A Tiny Bit Of UV Light May Prevent 8,000 Surgical Deaths Per Year
Columbia scientists figure out a way to destroy drug resistant bacteria with UV light without harming regular tissue.
Surgery is hard enough without drug-resistant bacteria mucking up the works. Researchers at Columbia University have devised a straightforward solution for this health risk that causes up to 300,000 life-threatening, post-op infections each year: zap the buggers with ultraviolet (UV) light.
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Wait...aren't UV light rays hazardous too? What gives? It is true that UV light triggers DNA mutations that spawn skin cancer, explaining why we wear sunscreen during the summer when these rays are most intense.
But physicians have long wondered if UV lamps, which have been used for decades to sterilize surgical equipment, could be applied for eliminating bacteria from wounds during surgery. If they were successful, the procedure could reduce the threat of "super germs", such as MRSA (methicillin-resistant S. aureus) bacteria.
"Unfortunately, [standard] UV light is also harmful to human tissue and can lead to skin cancer and cataracts in the eye," said study leader Dr. David Brenner, the Higgins Professor of Radiation Biophysics and director of the Center for Radiological Research at the Columbia University Medical Center. "UV light is almost never used in the operating room during surgery, as these health hazards necessitate the use of cumbersome protective equipment for both surgical staff and patients."
The trick for Brenner's team was finding a level of UV exposure that destroy bacteria but do not harm human tissue. They settled on a krypton-bromine excimer lamp, which emits a very narrow spectrum of UV light at 207 nanometers.
"A 207 nanometer lamp was chosen because UV light at its wavelength is very strongly absorbed by biological materials (proteins in particular), so the UV light has very limited ability to penetrate either individual human cells, or the dead-cell layer at the surface of our skin," Brenner told Medical Daily. "So we expected it to be safe from the perspective of human exposure."
To explore this hunch, the researchers exposed human skin tissue growing in a dish - mimicking the two major layers of skin: the epidermis and dermis - to light from an excimer lamp.
The excimer lamp was a 1000-fold less harmful to human tissue than a standard UV lamp. In contrast, the excimer rays were just as potent at destroying MRSA bacteria as a regular UV lamp.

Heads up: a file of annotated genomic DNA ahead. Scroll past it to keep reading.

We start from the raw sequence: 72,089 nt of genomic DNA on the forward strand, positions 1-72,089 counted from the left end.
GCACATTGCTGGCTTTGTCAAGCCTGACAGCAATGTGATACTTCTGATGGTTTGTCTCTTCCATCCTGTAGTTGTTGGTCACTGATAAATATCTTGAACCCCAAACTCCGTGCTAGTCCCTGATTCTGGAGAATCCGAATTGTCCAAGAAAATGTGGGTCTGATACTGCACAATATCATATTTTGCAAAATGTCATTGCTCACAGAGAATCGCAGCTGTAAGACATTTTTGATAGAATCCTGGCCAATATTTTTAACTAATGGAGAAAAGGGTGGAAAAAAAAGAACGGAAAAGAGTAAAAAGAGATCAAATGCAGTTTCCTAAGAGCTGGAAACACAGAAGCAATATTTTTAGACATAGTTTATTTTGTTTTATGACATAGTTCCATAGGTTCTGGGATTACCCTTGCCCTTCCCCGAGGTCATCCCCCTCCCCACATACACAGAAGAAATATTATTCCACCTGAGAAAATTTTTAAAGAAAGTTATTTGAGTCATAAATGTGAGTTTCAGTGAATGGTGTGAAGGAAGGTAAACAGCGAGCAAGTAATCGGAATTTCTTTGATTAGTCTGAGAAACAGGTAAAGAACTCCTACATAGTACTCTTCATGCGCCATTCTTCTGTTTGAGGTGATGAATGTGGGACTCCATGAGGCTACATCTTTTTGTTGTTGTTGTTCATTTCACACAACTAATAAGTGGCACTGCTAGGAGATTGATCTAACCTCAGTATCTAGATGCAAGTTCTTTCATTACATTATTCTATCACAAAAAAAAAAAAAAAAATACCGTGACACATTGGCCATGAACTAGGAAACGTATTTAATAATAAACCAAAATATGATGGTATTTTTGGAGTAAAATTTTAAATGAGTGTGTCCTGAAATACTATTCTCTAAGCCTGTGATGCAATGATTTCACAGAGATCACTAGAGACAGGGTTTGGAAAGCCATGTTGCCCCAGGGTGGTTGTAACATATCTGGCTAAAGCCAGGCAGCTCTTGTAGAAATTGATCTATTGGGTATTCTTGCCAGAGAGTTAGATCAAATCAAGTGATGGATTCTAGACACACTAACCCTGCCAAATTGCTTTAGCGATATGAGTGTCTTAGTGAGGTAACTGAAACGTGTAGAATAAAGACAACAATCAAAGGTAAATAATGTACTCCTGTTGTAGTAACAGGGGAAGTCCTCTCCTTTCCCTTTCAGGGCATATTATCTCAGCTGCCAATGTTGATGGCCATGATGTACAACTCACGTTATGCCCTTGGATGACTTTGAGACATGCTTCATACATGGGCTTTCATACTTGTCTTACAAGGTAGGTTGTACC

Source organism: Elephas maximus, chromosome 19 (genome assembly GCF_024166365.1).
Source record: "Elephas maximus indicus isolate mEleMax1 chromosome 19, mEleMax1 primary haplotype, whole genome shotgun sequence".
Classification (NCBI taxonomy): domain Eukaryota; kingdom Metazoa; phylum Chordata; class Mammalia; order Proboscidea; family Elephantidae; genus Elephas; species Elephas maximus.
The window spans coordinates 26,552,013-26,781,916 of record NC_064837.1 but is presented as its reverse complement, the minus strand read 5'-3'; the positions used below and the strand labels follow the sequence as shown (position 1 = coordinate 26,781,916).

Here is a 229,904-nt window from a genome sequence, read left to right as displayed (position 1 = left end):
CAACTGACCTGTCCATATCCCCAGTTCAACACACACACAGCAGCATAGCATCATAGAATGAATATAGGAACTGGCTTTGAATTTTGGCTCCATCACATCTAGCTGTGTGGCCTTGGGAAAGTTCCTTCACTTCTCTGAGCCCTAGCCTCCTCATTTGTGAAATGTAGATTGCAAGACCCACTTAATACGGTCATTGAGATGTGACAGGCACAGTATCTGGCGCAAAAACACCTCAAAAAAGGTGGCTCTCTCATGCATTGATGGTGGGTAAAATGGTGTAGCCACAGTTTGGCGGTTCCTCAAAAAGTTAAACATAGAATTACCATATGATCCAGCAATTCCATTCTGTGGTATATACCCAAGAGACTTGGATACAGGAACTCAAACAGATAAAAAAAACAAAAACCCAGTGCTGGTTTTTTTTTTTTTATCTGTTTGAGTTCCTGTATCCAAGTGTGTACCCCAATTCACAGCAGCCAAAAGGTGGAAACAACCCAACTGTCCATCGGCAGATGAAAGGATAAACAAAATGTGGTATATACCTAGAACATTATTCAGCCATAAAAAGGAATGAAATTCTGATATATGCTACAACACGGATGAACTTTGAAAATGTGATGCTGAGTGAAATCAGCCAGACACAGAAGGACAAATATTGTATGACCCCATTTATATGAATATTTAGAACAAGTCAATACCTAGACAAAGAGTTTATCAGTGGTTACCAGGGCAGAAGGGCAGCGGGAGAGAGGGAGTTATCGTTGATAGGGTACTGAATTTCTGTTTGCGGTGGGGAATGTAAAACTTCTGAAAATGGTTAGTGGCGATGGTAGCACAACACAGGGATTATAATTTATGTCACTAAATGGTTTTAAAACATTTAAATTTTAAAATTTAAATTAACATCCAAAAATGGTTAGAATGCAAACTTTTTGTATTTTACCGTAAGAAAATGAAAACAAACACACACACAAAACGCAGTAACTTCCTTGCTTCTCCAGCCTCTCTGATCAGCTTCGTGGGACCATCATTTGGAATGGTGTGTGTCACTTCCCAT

The key difference is the size of our cells, according to the researchers. Human cells are larger, so the UV rays have to travel a longer distance to reach the nucleus, which houses our DNA.
They reason that UV rays from the excimer lamp is too weak to penetrate a human nucleus, but are still powerful enough to seep through bacteria, which are 10 times smaller than animal cells.
In accordance with this theory, the excimer lamp caused zero DNA lesion in humans, whereas standard UV led to abundant mutations.
Excimer lamps are small and inexpensive, the researchers wrote, so they could be the ideal solution for surgical infections that cause 8,200 deaths per year and between $3-10 billion in healthcare expeditures. Patient suffering from surgical infections are 60 percent more likely to require intensive care and have double the mortality rate of those who don't catch 'a bug' during surgery.
"Despite every possible effort to promote sterility, MRSA and other bacteria are essentially raining down on the wound during the entire surgery," Brenner said. "Our results to date suggest that 207-nm UV light may be an effective add-on to current infection-control measures, without the need for protective equipment for staff or patients. If this UV lamp were continuously shone on the wound during surgery, the bacteria would be killed as they landed."
Source: Buonanno M, Randers-Pehrson G, Bigelow AW, et al. 207-nm UV Light - A Promising Tool for Safe Low-Cost Reduction of Surgical Site Infections. I: In-Vitro Studies. PLoS One. 2013.
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